Govt rejects alleged Taliban offer of reduction in violence

KABUL (TOLO News): Following reports that the Taliban’s senior leadership had agreed to a 7-day reduction of violence in Afghanistan, Salam Rahimi, the state minister for peace affairs, on Thursday rejected the alleged Taliban position, calling it “unacceptable” for the Afghan government, and insisted that the insurgent group must agree to a ceasefire before engaging in intra-Afghan talks.

Rahimi said no tangible result was achieved from the US efforts for the Afghan peace process over the past one year.

Rahimi made the remarks on Thursday in an event organized by the Afghan Institute for Strategic Studies (AISS) titled “Political Settlement and Post-Conflict Order in Afghanistan People’s Views.”

Rahimi also stated that the Afghan government has finalized the peace negotiations team to meet with the Taliban.

“We are completely ready– preparatory work has been done and our delegation is ready,” said Rahimi.

“On the issue of reduction in violence, I must say that no one supports this,” said Rahimi.

What does “reduction in violence” mean?

“When there is a reduction in operations–either in air or on land, this means ‘reduction in violence,’” said Tamim Asey, the former deputy minister of defense.

Regional approach towards Afghan peace:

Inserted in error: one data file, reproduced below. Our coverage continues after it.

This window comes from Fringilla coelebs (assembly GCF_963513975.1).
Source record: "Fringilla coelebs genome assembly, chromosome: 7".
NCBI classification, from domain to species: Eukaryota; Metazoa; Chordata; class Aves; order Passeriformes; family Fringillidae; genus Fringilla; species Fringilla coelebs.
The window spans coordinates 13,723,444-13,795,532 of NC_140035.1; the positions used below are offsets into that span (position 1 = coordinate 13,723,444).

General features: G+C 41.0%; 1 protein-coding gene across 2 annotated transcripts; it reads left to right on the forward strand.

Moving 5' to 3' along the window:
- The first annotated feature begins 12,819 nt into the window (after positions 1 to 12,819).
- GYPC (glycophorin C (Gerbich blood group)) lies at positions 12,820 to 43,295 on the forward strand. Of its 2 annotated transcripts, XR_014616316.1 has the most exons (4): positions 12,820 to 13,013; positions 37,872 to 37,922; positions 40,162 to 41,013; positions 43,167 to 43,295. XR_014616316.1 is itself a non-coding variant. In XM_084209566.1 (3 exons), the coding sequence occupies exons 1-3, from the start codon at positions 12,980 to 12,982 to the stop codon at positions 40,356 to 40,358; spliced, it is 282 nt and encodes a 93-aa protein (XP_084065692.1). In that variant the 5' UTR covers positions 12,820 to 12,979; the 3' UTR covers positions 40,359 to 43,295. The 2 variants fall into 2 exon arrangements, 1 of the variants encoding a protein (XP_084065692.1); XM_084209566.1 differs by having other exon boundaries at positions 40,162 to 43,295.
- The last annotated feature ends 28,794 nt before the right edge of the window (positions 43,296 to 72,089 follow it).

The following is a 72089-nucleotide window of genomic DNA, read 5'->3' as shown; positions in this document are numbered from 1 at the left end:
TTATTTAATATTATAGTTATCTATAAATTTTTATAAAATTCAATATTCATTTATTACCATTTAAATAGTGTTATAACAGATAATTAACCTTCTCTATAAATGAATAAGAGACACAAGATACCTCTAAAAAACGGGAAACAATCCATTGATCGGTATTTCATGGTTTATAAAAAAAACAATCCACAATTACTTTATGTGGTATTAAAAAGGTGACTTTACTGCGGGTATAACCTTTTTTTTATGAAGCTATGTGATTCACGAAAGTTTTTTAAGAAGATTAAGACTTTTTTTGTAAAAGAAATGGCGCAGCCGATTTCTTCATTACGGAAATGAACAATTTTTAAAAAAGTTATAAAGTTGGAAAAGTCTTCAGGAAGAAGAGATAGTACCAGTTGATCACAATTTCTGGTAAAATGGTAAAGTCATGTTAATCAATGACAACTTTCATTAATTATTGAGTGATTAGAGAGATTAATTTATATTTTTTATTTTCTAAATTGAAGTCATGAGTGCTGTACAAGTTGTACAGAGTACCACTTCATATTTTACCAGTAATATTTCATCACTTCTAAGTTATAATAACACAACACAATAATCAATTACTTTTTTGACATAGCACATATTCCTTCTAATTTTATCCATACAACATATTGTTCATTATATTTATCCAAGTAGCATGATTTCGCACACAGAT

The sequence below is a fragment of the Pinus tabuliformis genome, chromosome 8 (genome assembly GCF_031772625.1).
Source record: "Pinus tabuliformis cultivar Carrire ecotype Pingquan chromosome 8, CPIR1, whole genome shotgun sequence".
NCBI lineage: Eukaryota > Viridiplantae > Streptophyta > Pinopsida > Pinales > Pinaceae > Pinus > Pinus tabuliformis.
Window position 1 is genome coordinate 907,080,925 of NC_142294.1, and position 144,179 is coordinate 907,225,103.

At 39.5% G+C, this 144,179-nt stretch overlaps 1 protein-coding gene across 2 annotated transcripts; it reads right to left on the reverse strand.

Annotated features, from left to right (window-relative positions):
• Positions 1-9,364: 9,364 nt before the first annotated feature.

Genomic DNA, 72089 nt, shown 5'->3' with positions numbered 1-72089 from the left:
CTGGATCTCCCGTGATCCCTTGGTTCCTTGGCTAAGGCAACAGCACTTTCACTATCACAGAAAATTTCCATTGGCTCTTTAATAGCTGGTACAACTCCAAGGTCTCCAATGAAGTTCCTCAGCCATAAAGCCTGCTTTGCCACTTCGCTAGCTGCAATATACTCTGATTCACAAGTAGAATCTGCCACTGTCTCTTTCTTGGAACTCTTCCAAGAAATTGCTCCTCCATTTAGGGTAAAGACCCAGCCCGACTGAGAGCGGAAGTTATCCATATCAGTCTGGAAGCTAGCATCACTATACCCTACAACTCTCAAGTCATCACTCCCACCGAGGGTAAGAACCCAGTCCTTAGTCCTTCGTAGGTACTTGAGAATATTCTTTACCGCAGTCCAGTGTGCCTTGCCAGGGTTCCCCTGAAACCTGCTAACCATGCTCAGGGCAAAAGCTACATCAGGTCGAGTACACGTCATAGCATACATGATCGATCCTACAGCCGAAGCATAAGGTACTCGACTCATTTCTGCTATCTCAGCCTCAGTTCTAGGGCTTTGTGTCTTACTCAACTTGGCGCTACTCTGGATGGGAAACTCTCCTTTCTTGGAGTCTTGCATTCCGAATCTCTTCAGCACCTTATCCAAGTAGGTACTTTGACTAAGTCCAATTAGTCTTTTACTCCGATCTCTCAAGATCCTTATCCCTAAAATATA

The statements come hours after Pakistan’s Foreign Minister Shah Mahmood Qureshi in a video message said that Afghanistan and Pakistan “need stability,” and “good progress” has been made as the Taliban shows “they are ready for a reduction in violence.”

Qureshi said that negotiations have continued between the US and Taliban, and Pakistan wants progress toward peace as both countries “have a need for peace.”

Pakistan has played its role, he said, and he “hopes that the entire region will seek peace.”

India’s chief of defense staff, General Bipin Rawat, on Thursday said that he supported a negotiated peace deal between the US and Taliban in Afghanistan.

“I think the negotiations must last until peace and it should not be temporary measure to find an exit,” he said, adding that “today the Afghan defense forces need support, they need technology, they need air support.”

Gen. Rawat, who was speaking along with other world leaders at the Raisina dialogue, organized by India’s influential think tank the Observer Research Foundation (ORF), said that terrorism was going to stay in the world as long as states were going to use it against other states.

On Thursday, the Associated Press also reported that the Taliban gave he US Envoy Zalmay Khalilzad a document that outlines their offer for a “temporary ceasefire” in Afghanistan that would last between “seven and 10 days.”

“It is expected that the proposal for the reduction of violence has been handed over to the US delegations, and the decision will be made about the date to sign the peace agreement,” said Khalilullah Safai, head of Pugwash in Afghanistan.

Intra-Afghan talks within two weeks, any peace agreement between the US and the Taliban

Sources familiar with the US-Taliban talks in Doha have said that the US delegation will travel to Kabul once they receive the proposal for reduction in violence from the Taliban.

In Kabul, the US delegation will hold talks with the Afghan political leaders.

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